S. Korea regrets DPRK's lukewarm response to dialogue offer on Kaesong complex

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South Korea's Unification Ministry in charge of inter-Korean affairs expressed regrets on Monday over the Democratic People's Republic of Korea's (DPRK) silence toward Seoul's dialogue offer on the Kaesong industrial complex.

"We express strong regrets over North Korea's (DPRK) no response to our government's proposal. It is doubtful whether (the DPRK) has a willingness to advance the Kaesong industrial complex as agreed between the two Koreas," Unification Ministry spokesman Lim Byeong-cheol said.

The DPRK's unilateral decision to alter rules on workers in Kaesong violated an inter-Korean agreement, under which the two Koreas agreed to jointly manage the factory park in the DPRK's border city of Kaesong, he said.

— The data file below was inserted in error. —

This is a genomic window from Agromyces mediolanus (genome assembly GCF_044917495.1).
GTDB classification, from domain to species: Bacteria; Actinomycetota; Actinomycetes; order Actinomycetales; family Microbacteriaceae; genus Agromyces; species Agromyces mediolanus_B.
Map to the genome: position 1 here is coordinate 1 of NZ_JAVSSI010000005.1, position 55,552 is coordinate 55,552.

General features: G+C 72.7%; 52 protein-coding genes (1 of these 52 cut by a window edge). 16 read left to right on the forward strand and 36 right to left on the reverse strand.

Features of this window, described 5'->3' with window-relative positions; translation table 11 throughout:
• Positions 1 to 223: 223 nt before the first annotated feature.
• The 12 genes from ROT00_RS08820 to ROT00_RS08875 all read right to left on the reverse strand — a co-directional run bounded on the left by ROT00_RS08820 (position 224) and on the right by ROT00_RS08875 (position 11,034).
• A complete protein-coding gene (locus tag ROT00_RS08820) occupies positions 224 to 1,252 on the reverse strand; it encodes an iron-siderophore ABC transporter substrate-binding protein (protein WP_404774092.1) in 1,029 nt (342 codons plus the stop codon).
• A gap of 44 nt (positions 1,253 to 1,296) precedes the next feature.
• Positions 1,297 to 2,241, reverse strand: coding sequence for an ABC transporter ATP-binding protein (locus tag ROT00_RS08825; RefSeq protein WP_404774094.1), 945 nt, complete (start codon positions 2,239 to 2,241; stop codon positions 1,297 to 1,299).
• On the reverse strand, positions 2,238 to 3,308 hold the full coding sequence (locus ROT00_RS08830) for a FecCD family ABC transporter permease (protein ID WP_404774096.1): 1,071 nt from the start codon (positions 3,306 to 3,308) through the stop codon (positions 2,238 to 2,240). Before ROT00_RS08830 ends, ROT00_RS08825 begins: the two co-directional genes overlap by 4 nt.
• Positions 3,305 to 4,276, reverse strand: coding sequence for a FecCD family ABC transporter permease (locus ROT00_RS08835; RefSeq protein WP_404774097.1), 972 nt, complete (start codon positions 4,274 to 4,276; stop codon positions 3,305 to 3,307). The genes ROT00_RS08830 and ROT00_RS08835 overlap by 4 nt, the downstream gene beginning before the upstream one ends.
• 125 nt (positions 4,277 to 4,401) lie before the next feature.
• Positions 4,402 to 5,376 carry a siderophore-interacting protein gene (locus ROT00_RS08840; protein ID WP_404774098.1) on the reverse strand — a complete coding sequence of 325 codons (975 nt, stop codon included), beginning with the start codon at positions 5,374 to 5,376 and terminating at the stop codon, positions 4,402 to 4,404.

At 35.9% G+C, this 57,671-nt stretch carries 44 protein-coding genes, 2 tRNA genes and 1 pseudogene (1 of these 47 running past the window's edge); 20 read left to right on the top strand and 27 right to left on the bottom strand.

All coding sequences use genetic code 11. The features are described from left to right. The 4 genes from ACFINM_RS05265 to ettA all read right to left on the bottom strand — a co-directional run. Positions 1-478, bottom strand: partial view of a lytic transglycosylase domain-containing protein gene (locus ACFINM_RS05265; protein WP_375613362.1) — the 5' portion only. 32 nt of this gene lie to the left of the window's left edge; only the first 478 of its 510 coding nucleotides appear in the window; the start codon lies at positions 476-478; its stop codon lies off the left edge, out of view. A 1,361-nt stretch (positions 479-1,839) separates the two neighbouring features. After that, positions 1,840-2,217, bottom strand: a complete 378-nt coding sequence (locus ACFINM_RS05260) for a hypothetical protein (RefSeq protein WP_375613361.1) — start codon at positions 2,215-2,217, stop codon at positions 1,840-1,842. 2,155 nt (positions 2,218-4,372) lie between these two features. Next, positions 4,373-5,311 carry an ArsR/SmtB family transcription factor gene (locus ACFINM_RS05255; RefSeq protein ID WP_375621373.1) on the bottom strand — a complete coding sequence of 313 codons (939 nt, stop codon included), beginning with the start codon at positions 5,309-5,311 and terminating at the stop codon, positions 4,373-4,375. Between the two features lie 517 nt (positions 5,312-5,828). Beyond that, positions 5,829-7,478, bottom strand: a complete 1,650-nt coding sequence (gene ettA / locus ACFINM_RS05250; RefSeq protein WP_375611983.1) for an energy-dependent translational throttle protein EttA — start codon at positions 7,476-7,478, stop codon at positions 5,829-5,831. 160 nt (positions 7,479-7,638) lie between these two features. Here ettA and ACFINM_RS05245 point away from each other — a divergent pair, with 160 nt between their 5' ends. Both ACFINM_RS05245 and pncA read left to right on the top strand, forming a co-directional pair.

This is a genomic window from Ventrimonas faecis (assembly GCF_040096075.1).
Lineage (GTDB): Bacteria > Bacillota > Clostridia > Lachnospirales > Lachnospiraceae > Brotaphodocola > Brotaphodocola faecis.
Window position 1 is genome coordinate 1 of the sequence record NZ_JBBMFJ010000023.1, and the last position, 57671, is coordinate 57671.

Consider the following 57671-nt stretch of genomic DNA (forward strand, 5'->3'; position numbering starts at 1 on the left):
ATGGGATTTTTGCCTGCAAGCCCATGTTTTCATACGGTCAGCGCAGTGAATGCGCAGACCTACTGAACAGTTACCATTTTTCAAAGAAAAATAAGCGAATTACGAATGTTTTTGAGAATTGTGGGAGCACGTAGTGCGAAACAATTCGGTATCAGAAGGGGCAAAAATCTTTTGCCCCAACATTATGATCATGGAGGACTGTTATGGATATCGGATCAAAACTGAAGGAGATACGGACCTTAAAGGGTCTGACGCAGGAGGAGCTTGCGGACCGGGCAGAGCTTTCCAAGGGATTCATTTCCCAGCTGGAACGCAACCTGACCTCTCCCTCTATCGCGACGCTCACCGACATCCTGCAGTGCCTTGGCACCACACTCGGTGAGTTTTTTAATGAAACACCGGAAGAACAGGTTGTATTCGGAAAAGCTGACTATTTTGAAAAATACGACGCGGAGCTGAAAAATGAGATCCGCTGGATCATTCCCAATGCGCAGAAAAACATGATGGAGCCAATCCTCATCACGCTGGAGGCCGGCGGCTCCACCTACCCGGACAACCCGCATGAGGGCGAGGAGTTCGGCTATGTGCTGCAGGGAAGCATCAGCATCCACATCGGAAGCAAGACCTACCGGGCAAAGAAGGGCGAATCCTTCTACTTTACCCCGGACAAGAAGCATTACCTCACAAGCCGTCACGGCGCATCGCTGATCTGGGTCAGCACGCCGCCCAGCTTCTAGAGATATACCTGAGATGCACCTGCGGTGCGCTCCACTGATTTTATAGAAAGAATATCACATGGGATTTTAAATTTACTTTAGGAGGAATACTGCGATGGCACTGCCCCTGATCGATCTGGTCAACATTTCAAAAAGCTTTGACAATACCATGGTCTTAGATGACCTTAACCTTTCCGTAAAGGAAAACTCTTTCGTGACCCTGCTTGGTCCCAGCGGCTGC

Seoul can never accept Pyongyang's unilateral decision to raise wages for DPRK workers without negotiations, the spokesman said.

He urged the DPRK to come to the dialogue table to resolve the wage issue based on inter-Korean agreements, saying the South Korean government will take all necessary measures to achieve the constructive development of the complex and protect the interests of South Korean companies there.

The comments came after South Korea offered to hold talks on March 13, a proposal the DPRK has kept mum about.

On Feb. 24, the DPRK notified South Korea of its decision to raise the minimum wage for DPRK workers employed by South Koran companies at the Kaesong industrial zone.

The minimum wage will grow from 70.35 U.S. dollars to 74 U.S. dollars. Monthly wage for DPRK workers in Kaesong is expected to average 164.1 U.S. dollars, up 5.53 percent from 155.5 U.S. dollars. Endi

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